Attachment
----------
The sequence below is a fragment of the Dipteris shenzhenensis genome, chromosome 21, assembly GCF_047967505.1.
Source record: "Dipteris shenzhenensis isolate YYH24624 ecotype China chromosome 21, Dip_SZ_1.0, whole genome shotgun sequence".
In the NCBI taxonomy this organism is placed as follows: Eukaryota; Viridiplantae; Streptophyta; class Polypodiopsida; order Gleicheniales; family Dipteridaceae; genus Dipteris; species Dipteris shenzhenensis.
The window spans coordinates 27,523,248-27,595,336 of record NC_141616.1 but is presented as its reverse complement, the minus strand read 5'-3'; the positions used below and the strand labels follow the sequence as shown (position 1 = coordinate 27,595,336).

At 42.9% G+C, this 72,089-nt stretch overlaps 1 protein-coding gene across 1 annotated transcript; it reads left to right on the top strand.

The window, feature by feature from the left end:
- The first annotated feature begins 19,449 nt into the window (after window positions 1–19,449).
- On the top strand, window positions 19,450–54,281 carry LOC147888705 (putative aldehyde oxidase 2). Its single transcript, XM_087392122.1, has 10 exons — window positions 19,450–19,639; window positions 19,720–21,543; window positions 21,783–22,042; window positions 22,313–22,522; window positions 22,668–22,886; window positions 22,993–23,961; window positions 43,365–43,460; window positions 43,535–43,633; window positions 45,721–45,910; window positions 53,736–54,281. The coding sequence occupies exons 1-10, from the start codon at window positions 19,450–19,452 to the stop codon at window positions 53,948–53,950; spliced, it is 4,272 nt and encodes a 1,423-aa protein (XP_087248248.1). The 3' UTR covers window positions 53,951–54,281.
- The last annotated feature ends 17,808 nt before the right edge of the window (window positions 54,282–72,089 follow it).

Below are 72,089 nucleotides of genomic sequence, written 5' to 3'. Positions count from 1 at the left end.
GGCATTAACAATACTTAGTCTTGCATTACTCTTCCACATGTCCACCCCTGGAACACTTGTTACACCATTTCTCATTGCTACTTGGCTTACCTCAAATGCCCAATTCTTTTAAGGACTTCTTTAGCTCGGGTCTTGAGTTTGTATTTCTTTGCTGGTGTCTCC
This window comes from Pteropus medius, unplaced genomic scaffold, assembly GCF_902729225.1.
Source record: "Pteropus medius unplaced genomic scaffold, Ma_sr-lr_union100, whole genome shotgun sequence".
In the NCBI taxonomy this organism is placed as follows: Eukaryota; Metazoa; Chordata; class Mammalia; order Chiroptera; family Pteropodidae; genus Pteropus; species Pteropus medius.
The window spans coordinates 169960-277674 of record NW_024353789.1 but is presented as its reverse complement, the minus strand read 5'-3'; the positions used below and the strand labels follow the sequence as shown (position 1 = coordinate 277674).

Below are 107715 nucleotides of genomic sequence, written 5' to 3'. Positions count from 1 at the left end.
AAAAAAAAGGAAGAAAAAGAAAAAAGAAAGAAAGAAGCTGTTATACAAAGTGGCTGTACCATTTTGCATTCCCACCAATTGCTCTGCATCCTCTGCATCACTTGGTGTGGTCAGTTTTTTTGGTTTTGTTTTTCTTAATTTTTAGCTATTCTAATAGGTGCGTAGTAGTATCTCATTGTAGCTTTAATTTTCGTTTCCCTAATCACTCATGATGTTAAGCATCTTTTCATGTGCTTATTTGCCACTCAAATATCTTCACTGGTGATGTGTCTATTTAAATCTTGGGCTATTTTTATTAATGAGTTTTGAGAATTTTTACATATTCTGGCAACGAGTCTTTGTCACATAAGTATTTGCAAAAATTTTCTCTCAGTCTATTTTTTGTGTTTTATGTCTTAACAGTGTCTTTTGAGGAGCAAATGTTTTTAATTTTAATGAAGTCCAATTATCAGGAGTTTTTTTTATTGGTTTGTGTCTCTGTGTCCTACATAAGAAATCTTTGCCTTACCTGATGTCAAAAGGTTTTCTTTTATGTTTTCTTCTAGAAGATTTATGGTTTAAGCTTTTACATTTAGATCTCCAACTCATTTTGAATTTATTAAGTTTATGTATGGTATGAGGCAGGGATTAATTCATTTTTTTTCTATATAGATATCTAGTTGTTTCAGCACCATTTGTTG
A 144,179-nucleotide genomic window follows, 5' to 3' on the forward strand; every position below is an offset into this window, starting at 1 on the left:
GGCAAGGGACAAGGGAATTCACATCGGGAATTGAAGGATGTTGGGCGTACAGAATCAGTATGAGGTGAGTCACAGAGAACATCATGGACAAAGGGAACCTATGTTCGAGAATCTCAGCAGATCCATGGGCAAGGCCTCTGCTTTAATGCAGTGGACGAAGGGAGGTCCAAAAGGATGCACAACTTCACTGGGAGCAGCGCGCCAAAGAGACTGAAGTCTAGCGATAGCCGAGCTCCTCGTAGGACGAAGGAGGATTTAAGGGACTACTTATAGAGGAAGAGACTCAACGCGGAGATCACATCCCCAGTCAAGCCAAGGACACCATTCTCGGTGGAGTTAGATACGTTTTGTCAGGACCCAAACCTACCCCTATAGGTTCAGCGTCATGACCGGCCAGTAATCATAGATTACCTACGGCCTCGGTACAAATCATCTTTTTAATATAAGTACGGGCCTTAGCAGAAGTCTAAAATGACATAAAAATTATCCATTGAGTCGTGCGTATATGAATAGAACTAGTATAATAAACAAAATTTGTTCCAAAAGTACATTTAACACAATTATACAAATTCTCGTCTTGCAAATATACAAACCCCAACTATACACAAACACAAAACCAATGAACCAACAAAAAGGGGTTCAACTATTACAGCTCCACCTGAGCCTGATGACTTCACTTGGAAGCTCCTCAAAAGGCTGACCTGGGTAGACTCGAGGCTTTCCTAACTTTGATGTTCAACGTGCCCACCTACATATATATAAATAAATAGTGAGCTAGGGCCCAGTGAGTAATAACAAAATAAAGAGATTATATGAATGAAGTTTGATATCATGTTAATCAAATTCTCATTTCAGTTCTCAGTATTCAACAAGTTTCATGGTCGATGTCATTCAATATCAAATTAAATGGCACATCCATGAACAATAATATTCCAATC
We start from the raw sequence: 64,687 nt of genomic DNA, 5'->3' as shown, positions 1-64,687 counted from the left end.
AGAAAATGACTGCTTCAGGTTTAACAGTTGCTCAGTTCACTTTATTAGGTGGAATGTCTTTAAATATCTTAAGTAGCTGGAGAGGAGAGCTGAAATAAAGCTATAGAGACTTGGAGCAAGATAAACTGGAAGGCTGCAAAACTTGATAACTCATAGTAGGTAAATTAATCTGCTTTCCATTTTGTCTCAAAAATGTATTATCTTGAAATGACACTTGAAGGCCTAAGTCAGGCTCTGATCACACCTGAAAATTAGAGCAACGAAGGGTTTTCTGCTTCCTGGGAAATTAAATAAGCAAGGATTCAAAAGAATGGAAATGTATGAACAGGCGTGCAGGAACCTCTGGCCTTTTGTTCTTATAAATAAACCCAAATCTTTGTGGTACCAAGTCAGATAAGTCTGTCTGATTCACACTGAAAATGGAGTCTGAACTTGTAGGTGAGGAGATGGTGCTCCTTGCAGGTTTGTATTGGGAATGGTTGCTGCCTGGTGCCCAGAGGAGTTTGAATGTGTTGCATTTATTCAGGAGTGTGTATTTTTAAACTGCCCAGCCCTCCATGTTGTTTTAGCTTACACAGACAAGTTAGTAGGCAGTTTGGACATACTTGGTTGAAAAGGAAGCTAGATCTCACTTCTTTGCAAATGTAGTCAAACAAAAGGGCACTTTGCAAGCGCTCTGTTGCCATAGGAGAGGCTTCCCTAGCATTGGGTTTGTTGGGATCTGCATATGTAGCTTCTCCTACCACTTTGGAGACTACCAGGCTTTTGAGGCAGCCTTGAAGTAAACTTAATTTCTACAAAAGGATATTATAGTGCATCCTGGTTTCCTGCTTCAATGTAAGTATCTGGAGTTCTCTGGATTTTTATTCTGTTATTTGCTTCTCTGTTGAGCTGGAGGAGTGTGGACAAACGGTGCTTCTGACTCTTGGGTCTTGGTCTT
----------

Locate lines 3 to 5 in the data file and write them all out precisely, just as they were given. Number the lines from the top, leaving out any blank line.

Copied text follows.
In the NCBI taxonomy this organism is placed as follows: Eukaryota; Viridiplantae; Streptophyta; class Polypodiopsida; order Gleicheniales; family Dipteridaceae; genus Dipteris; species Dipteris shenzhenensis.
The window spans coordinates 27,523,248-27,595,336 of record NC_141616.1 but is presented as its reverse complement, the minus strand read 5'-3'; the positions used below and the strand labels follow the sequence as shown (position 1 = coordinate 27,595,336).

At 42.9% G+C, this 72,089-nt stretch overlaps 1 protein-coding gene across 1 annotated transcript; it reads left to right on the top strand.